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Archaeologists in Morocco unearth world’s oldest jewelry

AFP

3 min read
Moroccan Abdeljalil Bouzouggar of the National Institute of Archaeology and Cultural Heritage displays artefacts to the press on November 18, 2021 in Rabat, Morocco.
AFPMoroccan Abdeljalil Bouzouggar of the National Institute of Archaeology and Cultural Heritage displays artefacts to the press on November 18, 2021 in Rabat, Morocco.

Experts say the shell jewelry is anywhere from 142,000-150,000 years old

Archaeologists in Morocco on Thursday unveiled what they said was the oldest jewelry in the world, perforated seashells dating back as far as 150,000 years.

The shells, assumed to have formed necklaces and bracelets, were discovered in the Bizmoune cave near the coastal resort of Essaouira.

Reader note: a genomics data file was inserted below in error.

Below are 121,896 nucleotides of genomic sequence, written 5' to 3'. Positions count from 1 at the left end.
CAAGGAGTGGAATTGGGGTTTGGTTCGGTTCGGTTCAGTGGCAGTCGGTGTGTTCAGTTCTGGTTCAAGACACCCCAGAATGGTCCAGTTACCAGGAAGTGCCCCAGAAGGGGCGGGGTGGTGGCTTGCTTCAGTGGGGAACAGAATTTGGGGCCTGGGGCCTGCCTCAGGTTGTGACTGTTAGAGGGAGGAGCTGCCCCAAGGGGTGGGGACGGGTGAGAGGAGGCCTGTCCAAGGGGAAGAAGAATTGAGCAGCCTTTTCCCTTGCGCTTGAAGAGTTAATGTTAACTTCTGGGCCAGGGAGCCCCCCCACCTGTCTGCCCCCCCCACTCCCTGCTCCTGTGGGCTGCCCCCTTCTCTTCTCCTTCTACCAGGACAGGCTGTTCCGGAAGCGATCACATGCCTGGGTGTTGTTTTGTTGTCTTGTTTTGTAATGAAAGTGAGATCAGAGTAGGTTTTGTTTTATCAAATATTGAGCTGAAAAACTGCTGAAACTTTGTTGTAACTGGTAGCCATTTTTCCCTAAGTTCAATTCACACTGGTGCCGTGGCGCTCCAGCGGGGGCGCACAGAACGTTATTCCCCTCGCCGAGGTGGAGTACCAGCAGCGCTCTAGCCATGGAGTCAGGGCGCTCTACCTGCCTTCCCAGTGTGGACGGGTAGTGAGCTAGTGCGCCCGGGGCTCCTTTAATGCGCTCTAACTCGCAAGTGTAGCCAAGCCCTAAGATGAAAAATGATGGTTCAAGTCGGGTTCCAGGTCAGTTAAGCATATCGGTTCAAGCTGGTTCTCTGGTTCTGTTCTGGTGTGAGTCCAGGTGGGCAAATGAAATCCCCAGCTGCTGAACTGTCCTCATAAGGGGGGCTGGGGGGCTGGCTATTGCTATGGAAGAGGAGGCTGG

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They were dated as 142,000-150,000 years old, according to researcher Abdeljalil Bouzouggar.

"This discovery has enormous implications for the history of humanity," he said, adding that it suggested the owner was using language.

"These are symbolic objects, and symbols, unlike tools, can only be transmitted through language," Bouzouggar added. 

"So this raises the question: does this discovery imply the existence of a language used to communicate between these groups or with members of other groups?"

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Speaking at a press conference organised by the culture ministry, Bouzouggar said similar ornaments had been found across the Middle East and Africa, dating back between 35,000 and 135,000 years.

"These people searched for the same type of seashell despite the existence of many other types," he said.

"This shows that they shared something. Maybe there was even a language," he added.

He also noted that Morocco was the site of some of the oldest Homo sapiens remains discovered to date: five individuals who died some 315,000 years ago and were discovered in 2017.

Bouzouggar's team included researchers from Morocco's National Institute of Archaeology and Cultural Heritage (INSAP) as well as the University of Arizona in the US and France's LAMPEA research institute.